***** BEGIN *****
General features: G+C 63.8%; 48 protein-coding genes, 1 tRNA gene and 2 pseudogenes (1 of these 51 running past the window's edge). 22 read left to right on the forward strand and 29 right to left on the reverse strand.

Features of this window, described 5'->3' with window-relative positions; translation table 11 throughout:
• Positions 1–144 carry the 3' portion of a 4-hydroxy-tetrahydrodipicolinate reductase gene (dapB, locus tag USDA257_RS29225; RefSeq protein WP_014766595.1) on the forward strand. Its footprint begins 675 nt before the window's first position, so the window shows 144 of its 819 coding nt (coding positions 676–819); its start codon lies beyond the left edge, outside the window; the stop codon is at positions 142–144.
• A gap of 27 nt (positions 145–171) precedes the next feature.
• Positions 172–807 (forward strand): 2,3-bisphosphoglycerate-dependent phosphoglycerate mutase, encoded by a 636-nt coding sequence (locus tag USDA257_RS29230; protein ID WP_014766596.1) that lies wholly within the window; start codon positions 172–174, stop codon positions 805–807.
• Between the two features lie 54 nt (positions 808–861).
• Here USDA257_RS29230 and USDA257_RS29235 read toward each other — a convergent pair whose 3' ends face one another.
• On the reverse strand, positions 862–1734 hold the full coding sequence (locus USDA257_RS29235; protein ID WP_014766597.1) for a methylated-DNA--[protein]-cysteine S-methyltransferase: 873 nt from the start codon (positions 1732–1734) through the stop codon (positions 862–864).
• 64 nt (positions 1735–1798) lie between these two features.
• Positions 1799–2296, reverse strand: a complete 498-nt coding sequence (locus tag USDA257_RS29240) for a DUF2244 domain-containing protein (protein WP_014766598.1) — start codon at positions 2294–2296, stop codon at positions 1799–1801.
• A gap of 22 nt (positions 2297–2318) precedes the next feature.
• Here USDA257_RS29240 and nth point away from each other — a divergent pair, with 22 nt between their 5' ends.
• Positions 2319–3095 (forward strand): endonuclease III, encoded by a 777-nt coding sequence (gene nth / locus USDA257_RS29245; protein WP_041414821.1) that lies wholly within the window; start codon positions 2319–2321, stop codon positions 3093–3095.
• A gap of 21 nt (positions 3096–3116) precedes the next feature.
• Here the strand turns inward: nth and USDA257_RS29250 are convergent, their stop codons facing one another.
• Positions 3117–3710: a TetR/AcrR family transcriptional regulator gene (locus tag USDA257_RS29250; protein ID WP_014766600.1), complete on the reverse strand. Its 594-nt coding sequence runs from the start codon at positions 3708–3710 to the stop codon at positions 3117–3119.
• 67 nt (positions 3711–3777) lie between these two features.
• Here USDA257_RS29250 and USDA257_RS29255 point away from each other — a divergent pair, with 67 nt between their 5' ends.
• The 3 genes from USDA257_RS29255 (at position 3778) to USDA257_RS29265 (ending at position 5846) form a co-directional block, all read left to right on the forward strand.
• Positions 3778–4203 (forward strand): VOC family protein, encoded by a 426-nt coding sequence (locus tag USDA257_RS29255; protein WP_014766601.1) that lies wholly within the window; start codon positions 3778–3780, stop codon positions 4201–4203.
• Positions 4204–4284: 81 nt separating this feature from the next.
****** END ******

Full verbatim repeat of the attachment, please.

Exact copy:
General features: G+C 63.8%; 48 protein-coding genes, 1 tRNA gene and 2 pseudogenes (1 of these 51 running past the window's edge). 22 read left to right on the forward strand and 29 right to left on the reverse strand.

Features of this window, described 5'->3' with window-relative positions; translation table 11 throughout:
• Positions 1–144 carry the 3' portion of a 4-hydroxy-tetrahydrodipicolinate reductase gene (dapB, locus tag USDA257_RS29225; RefSeq protein WP_014766595.1) on the forward strand. Its footprint begins 675 nt before the window's first position, so the window shows 144 of its 819 coding nt (coding positions 676–819); its start codon lies beyond the left edge, outside the window; the stop codon is at positions 142–144.
• A gap of 27 nt (positions 145–171) precedes the next feature.
• Positions 172–807 (forward strand): 2,3-bisphosphoglycerate-dependent phosphoglycerate mutase, encoded by a 636-nt coding sequence (locus tag USDA257_RS29230; protein ID WP_014766596.1) that lies wholly within the window; start codon positions 172–174, stop codon positions 805–807.
• Between the two features lie 54 nt (positions 808–861).
• Here USDA257_RS29230 and USDA257_RS29235 read toward each other — a convergent pair whose 3' ends face one another.
• On the reverse strand, positions 862–1734 hold the full coding sequence (locus USDA257_RS29235; protein ID WP_014766597.1) for a methylated-DNA--[protein]-cysteine S-methyltransferase: 873 nt from the start codon (positions 1732–1734) through the stop codon (positions 862–864).
• 64 nt (positions 1735–1798) lie between these two features.
• Positions 1799–2296, reverse strand: a complete 498-nt coding sequence (locus tag USDA257_RS29240) for a DUF2244 domain-containing protein (protein WP_014766598.1) — start codon at positions 2294–2296, stop codon at positions 1799–1801.
• A gap of 22 nt (positions 2297–2318) precedes the next feature.
• Here USDA257_RS29240 and nth point away from each other — a divergent pair, with 22 nt between their 5' ends.
• Positions 2319–3095 (forward strand): endonuclease III, encoded by a 777-nt coding sequence (gene nth / locus USDA257_RS29245; protein WP_041414821.1) that lies wholly within the window; start codon positions 2319–2321, stop codon positions 3093–3095.
• A gap of 21 nt (positions 3096–3116) precedes the next feature.
• Here the strand turns inward: nth and USDA257_RS29250 are convergent, their stop codons facing one another.
• Positions 3117–3710: a TetR/AcrR family transcriptional regulator gene (locus tag USDA257_RS29250; protein ID WP_014766600.1), complete on the reverse strand. Its 594-nt coding sequence runs from the start codon at positions 3708–3710 to the stop codon at positions 3117–3119.
• 67 nt (positions 3711–3777) lie between these two features.
• Here USDA257_RS29250 and USDA257_RS29255 point away from each other — a divergent pair, with 67 nt between their 5' ends.
• The 3 genes from USDA257_RS29255 (at position 3778) to USDA257_RS29265 (ending at position 5846) form a co-directional block, all read left to right on the forward strand.
• Positions 3778–4203 (forward strand): VOC family protein, encoded by a 426-nt coding sequence (locus tag USDA257_RS29255; protein WP_014766601.1) that lies wholly within the window; start codon positions 3778–3780, stop codon positions 4201–4203.
• Positions 4204–4284: 81 nt separating this feature from the next.